Startups and corona part 2: Who is your go-to investor right now?

We are reading a lot about different views from investors how the ongoing global crisis is impacting to startup companies’ ability to keep their wheels spinning. Most common tips seem to be making a reality check on your sales pipeline, taking extra care of your customers, embracing cost-consciousness, facing the hard decisions sooner than later and increasing investor transparency. All this has one simple goal: securing your runway over the crisis and a recovery period after that.

Joose Väinölä

Last week we wrote about tips how to approach investors when you have to do it remotely (accompanied with list of links to other topical resources). This post helps you pick whom to approach.

No-one knows how long this will last and what will be the consequences to the economy. It naturally also depends on multiple things, one of the most critical being your industry. Nevertheless, it seems that 2020 will be a tough year for everyone. This means that no less than 9 months runway will be necessary since it may only get harder towards the end of the year to fix the situation. In fact, I’d suggest looking to make the moves to aim for 1218 months comfortability, if possible.

Once you’ve reviewed your burn rate and updated the cash flow projections to match the worst-case scenario, you might figure that there’s a need for some additional funding unless you just raised a round a short while ago. So, who is your best friend right now?

As always, talk with your existing investors in case you happen to be lucky enough to have some. It is in their best interest to secure your future and they’ll try to help you if they can. They’ll most likely also spin their rolodex to hook you up with some other potential investors. For the ones raising their first rounds you just need to do the ordinary hustle. While some investors are shifting their focus now to other directions, some maintain more of a business-as-usual approach  and perhaps even see an opportunity to stand out. A few rules of thumb depending on your situation:

1. VCs with mature funds are likely to focus on supporting their existing portfolio

It is expected that VCs with mature funds will allocate more of their remaining reserves to bridge financing and completing open follow-up rounds instead of growing the portfolio with a few more companies. They may also need to support some of their portfolio companies with more money than anticipated due to other investors’ need to retreat the deals.

2. New VCs and VCs with new funds are still building their portfolios

Especially the new investors on the block are seeing their window of opportunity. There has been some oversupply of funding, especially for early-stage rounds, for some years already. There has been more competition to get into the best deals. Now, these uncertain times might in fact improve the situation for the active investors. Especially startups planning to raise their first VC round should spend some time to identify these funds. 

3. How about Corporate Venture Capital?

Basically, both of the previous points apply, but there’s a couple of more things to consider when you’re looking after funding from corporations investing in startups. For the CVCs, the situation depends a lot on their industry. If the whole industry is spiraling down, it may be so that the corporates in those industries will start playing it safe for the main business. Especially if the CVC activity is not a crucial element in their corporate strategy. Also, the level of industry-specific support and insight which can be obtained only by working with CVCs may become lower if the business and technical support resources are being allocated to other activities.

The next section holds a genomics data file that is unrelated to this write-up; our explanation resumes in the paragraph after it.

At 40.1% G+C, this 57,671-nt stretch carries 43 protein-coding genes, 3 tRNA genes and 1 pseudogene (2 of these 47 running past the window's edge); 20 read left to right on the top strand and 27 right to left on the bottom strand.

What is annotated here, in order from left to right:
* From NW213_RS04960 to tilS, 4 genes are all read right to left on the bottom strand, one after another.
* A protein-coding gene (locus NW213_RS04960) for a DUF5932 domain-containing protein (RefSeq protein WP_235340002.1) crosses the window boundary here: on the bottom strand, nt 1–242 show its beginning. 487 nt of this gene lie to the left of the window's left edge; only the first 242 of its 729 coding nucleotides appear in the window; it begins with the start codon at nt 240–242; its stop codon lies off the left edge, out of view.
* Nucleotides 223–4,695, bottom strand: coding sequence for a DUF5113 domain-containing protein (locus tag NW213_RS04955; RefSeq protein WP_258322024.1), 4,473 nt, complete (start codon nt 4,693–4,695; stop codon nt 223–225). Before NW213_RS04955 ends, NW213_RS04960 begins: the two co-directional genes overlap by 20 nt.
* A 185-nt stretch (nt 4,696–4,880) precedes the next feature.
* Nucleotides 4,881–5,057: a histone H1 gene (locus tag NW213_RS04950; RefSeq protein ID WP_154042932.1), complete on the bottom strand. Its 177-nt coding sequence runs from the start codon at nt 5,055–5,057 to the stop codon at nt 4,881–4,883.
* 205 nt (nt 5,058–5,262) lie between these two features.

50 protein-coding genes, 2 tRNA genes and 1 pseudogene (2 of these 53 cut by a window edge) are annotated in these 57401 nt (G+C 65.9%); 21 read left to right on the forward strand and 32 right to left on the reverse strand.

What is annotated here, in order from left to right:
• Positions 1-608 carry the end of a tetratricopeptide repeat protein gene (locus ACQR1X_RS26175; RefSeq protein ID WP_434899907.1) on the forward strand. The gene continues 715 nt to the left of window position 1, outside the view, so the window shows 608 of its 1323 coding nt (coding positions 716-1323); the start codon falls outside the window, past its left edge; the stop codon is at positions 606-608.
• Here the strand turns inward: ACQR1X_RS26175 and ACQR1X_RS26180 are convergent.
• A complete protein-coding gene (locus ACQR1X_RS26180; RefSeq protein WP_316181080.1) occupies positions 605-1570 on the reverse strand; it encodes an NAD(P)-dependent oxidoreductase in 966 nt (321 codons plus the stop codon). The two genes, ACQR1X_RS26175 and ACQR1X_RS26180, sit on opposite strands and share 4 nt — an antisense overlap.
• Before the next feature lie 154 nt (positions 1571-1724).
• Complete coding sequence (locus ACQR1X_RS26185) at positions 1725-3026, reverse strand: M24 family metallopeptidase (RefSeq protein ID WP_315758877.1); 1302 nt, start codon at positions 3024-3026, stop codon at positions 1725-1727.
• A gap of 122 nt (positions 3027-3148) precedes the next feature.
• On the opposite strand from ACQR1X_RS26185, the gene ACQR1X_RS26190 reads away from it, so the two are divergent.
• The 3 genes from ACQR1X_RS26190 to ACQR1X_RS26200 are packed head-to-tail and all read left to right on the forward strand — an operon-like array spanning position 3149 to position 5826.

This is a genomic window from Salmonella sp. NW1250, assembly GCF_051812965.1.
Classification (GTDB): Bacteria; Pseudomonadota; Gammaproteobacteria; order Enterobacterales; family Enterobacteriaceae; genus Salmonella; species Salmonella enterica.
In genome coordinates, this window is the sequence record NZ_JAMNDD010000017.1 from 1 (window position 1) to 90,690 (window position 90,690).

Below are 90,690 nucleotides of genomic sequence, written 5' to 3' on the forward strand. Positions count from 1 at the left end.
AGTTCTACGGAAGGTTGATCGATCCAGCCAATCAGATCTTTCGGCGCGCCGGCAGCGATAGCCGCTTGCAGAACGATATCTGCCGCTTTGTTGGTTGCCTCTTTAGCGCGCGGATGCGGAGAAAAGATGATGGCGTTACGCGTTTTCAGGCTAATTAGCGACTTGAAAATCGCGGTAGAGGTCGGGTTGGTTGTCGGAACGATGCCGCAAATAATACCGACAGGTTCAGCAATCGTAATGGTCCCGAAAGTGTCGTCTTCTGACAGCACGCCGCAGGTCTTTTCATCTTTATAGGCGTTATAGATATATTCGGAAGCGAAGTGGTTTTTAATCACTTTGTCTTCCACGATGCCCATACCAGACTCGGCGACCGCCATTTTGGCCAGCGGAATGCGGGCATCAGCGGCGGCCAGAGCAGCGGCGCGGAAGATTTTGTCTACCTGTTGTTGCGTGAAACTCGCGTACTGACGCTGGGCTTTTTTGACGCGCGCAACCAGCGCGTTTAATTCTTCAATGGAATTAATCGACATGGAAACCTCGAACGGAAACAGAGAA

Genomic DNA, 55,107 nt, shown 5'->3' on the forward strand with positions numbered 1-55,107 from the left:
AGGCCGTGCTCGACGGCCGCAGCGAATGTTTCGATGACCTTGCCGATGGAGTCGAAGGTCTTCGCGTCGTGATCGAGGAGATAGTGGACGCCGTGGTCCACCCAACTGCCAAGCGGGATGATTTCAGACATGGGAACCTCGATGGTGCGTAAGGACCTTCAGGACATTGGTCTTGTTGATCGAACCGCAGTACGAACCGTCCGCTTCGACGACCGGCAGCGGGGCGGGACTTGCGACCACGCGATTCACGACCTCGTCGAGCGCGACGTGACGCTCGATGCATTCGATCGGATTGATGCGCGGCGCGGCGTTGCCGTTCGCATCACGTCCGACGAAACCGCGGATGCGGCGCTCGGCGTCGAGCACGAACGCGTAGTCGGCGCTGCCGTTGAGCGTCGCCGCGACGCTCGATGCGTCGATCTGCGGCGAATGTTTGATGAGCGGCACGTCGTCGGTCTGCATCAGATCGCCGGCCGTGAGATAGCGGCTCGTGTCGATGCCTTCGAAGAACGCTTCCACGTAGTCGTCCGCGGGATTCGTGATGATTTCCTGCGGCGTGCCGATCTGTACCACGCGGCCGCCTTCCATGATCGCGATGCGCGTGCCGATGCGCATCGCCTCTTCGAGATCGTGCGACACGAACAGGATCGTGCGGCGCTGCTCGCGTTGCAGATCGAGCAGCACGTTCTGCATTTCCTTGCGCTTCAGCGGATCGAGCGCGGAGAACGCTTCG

However, if the CVC activity is seen central in the corporate strategy, and especially in industries which are impacted less by the turmoil, there’s still good comfort to keep on investing in startups that are always considered as posing high level of uncertainty. We see industries like healthcare, medtech, energy and utilities, telecommunications, e-commerce and some others not taking a hit like most of the other — some of the industries are, on the contrary, swimming upstream. 

And as usual, an exception to all this are the bold visionaries, those who are able to keep the viewfinder aimed further into the future. The ones who see the opportunity to invest in startups today, that may have a substantial positive impact in the form of competitive advantage for the main business once the industry starts to recover. As National Grid’s Pradeep Tagare said on PitchBook’s recent blog post “This is a time when we'll separate serious corporate investors from what are referred to as tourist CVCs”.

While these can be considered as a few simple pointers to help you navigate your way over this period, there are of course a lot of exceptions. For example, some of the most appreciated investors have picked a counter-cyclical strategy: they’ve been very much on their toes during the recent years of unparalleled growth and are stepping in now.

While for founders the good news seem to be that there’s still going to be good money on the table and it may be available on good terms, we can’t escape the fact that some companies will go down and jobs will be lost more than what we’ve used to see during the last years. Even so, the pandemic creates a great amount of new opportunities aligned with priorities that we may have learnt to ignore. It’s been delighting to see how swiftly companies, communities and individuals all over the world have responded to the situation — to not only to secure their own future but also the future of societies.

The author Joose Väinölä is part of the Helen Ventures business development team. 


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